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THEORIES OF THE ORIGINS OF THE NAME SANDERS

by Ed Sanders

There are several theories about the origins of the Sanders name (see page on History Of Saunders) We believe our Sanders family originated in Scotland. Many of the early Sanders then migrated to England and Ireland and eventually to America. It is believed that their reasons for leaving the Isles were both political and religious. History records show that Mary Queen of England (aka “Bloody Mary”) from 1553-1558, burned nearly 300 protestants at the stake. Victims included blind men, pregnant women, and Church leaders.

The root origins of the name came from Alexander meaning “helper of mankind”. In early European history some settlers had named their first male child after Alexander The Great, and that it was shortened to names such as Alisandre (French) and Zander (German) and then anglicized to Sanders/Saunders by the early settlers in Scotland and England. Scottish history indicates that Sanders/Saunders were septs of the MacDonald or MacAlister clans1. A good source of information about Scottish clans and septs can be found at: www.yourscottishname.com (heavy graphics, slow loading).

Today there are about 360,000 individuals in the US with the name Sanders or Saunders and it ranks 71st as the most frequent surname (Smith being #1).

See Sanders Coat Of Arms


Following are three excerpts from interesting articles on the name Sanders/Saunders:

“Saunders: Your Family Origin” By Reg Willis, Heraldic Artist2

The ancient lords of Insbruck, in the Austrian Tyrol, are claimed as the ancestors of this family. Sir Harloven Saunders, who came to England about 1370, traced his descent from Robert, Lord Insbruck, brother of Rodolph, County of Hapsburgh and later Emperor of the Holy Roman Empire (1273-1291). The family, whose name has been variously spelled as SAUNDERS, SAUNDER and SAUNDRES, held lands in the shires of Northampton and Buckingham until the reign of Charles II (1660-1685).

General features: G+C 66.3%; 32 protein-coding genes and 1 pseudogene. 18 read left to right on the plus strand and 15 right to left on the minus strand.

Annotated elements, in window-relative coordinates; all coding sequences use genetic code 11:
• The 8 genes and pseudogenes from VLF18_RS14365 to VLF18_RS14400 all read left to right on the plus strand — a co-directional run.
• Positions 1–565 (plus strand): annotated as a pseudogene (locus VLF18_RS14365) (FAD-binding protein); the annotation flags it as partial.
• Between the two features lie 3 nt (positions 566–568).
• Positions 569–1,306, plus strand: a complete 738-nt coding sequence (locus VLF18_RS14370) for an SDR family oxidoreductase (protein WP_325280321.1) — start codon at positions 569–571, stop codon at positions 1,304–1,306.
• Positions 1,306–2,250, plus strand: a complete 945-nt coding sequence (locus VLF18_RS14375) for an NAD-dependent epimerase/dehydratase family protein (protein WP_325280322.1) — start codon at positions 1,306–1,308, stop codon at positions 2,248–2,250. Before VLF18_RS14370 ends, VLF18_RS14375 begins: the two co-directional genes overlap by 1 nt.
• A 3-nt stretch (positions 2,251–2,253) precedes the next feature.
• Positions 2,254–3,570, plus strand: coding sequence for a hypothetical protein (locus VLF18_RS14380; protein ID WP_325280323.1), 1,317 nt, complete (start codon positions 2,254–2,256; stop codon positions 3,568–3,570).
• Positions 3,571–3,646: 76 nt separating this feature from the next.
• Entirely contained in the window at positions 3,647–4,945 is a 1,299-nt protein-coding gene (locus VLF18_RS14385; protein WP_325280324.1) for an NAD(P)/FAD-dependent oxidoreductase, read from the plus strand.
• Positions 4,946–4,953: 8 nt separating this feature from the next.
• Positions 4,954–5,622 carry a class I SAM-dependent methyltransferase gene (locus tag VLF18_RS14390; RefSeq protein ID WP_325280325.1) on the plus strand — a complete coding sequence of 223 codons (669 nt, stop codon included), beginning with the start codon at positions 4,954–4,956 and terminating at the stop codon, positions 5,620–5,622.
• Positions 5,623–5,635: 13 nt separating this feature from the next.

About this time, the family removed to Ireland, acquiring lands in the County of Wicklow. The family later obtained properties in Kildare, Meath and Dublin. In Ireland, members of the family were active in local government, several of them holding the postion of magistrate for the County of Wicklow.

In America, the name is found among the founders of the Massachusetts Bay Colony. It is interesting to note that when Benjamin Franklin published his famous “Poor Richard's Almanac”, he used the pen-name of Richard Saunders.

“Extract From The Saunders Genealogy” By T. Homer Saunders3

“In the earliest records of England we find the family of Alexander (spelt Alisaundre, Alisandre) holding important positions as early as 1250. Count Alexander, from France, settled in Wiltshire. His eldest son, John Alisaundre, summoned to Parliament as first M.P. for Arundel, Surrey, 1291 [1296?], became the ancestor of the Sussex, Dorset & Surrey Saunderses. The second son, Sir Robert Alysandre of Meltsham, Wilts, was the ancestor of the Wiltshire, Warwickshire, Hertfordshire & Irish Saunderses. Younger sons were Nicholas, William, Herman, Roger and Richard. Coat of Arms - Three bulls heads” (see endnote on Coats Of Arms).

“The Saunders”4

The name “Saunders” is from Saxon origin in the British Isles. The word comes from the phrase, “belongs to Alexander.” The shortened word, “Alexander's” pronounced without the “x” became “Alesanders's.” Throughout the ages the word became Saunders, pronounced as “Sahnders” and finally written, Saunders. The family may have come from western Scotland, but is not a clan in the true sense of Scottish families. The family has no tartan or Scottish plaid colors. In the early feudal ages, smaller families such as the Saunders sought protection with the larger Scottish clans. The Saunders family aligned itself with both the McDonnel (McDonald) and McAllister families.

NOTES:

1. From Webster's Revised Unabridged Dictionary (1913):  Sept, /Sept: n. [A corruption of sect, n.] A clan, tribe, or family, proceeding from a common progenitor

2. From the Boston Traveler newspaper about fifty years ago

3. “The Saunders, Sanders, Sandars Family And Its Blood Connections” © Thomas Homer Saunders
From the frontispiece of the book: “Under the Sprig of Alexander (Alisaundre) the Great, from which the surname is derived and which came into existence during the thirteenth and fourteenth centuries”. Printed by C. Tinling & Co., Ltd., Liverpool

4. Society of Genealogists, Kensington, England